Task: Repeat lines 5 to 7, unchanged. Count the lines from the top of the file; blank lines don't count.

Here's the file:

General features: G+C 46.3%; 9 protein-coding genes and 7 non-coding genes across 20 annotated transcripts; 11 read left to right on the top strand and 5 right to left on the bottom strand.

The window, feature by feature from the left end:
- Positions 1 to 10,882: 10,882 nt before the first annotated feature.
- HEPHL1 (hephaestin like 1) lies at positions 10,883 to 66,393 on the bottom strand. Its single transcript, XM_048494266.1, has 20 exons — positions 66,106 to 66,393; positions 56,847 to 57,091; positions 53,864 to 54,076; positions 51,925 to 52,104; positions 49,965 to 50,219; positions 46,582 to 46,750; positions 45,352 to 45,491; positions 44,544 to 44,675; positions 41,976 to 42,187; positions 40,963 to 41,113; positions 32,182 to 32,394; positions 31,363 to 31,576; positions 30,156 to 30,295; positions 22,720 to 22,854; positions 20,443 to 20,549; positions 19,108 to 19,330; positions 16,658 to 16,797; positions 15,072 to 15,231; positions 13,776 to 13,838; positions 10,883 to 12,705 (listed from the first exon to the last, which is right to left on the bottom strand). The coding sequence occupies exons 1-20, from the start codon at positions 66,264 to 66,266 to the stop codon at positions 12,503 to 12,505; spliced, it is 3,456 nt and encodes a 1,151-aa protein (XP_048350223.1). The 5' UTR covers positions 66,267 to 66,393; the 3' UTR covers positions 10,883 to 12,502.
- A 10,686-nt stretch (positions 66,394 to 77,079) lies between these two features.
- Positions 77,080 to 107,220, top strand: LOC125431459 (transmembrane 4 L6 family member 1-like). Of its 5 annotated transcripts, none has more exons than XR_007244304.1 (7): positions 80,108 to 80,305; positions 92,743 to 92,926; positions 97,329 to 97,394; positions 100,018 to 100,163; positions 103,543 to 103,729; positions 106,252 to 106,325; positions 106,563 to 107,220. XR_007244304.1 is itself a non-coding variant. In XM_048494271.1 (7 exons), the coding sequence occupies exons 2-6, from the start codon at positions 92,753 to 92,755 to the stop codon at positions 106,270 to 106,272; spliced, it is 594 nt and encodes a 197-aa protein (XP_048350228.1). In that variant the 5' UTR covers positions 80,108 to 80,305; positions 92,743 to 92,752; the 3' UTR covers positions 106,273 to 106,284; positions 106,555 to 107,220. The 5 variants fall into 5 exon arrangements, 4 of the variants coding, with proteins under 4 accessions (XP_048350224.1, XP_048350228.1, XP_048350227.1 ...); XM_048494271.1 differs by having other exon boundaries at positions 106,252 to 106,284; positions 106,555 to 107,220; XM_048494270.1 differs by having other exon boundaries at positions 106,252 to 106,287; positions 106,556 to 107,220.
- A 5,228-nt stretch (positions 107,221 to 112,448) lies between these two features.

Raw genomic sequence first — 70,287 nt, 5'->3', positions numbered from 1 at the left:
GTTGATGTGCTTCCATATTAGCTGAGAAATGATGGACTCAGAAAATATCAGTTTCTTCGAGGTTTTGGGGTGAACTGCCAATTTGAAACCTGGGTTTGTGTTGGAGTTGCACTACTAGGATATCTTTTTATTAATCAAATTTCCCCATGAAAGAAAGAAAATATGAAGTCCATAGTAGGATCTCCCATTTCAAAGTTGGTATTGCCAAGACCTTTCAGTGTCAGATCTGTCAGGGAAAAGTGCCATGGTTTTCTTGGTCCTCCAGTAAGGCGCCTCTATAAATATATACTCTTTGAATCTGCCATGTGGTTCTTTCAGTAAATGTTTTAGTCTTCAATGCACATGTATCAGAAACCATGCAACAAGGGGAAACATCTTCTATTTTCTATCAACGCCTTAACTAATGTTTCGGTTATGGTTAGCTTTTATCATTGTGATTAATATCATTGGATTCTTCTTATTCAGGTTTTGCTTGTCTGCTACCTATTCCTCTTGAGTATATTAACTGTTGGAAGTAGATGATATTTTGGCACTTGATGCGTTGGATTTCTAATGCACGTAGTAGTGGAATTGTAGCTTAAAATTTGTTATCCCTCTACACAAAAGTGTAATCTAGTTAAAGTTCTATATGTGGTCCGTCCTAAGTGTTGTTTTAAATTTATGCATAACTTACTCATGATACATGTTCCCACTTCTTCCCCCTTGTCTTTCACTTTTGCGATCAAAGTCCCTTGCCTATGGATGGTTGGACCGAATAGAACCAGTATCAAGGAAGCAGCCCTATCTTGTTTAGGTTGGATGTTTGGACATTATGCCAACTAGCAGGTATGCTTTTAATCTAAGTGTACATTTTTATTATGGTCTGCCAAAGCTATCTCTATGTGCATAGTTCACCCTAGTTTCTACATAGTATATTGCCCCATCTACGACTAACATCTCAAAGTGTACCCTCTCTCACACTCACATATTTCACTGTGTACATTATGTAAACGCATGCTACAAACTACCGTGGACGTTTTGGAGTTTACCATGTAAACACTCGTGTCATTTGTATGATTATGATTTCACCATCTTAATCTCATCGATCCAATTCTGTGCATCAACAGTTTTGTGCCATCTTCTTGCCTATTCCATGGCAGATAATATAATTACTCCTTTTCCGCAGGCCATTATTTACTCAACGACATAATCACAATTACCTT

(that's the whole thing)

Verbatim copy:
- A 10,686-nt stretch (positions 66,394 to 77,079) lies between these two features.
- Positions 77,080 to 107,220, top strand: LOC125431459 (transmembrane 4 L6 family member 1-like). Of its 5 annotated transcripts, none has more exons than XR_007244304.1 (7): positions 80,108 to 80,305; positions 92,743 to 92,926; positions 97,329 to 97,394; positions 100,018 to 100,163; positions 103,543 to 103,729; positions 106,252 to 106,325; positions 106,563 to 107,220. XR_007244304.1 is itself a non-coding variant. In XM_048494271.1 (7 exons), the coding sequence occupies exons 2-6, from the start codon at positions 92,753 to 92,755 to the stop codon at positions 106,270 to 106,272; spliced, it is 594 nt and encodes a 197-aa protein (XP_048350228.1). In that variant the 5' UTR covers positions 80,108 to 80,305; positions 92,743 to 92,752; the 3' UTR covers positions 106,273 to 106,284; positions 106,555 to 107,220. The 5 variants fall into 5 exon arrangements, 4 of the variants coding, with proteins under 4 accessions (XP_048350224.1, XP_048350228.1, XP_048350227.1 ...); XM_048494271.1 differs by having other exon boundaries at positions 106,252 to 106,284; positions 106,555 to 107,220; XM_048494270.1 differs by having other exon boundaries at positions 106,252 to 106,287; positions 106,556 to 107,220.
- A 5,228-nt stretch (positions 107,221 to 112,448) lies between these two features.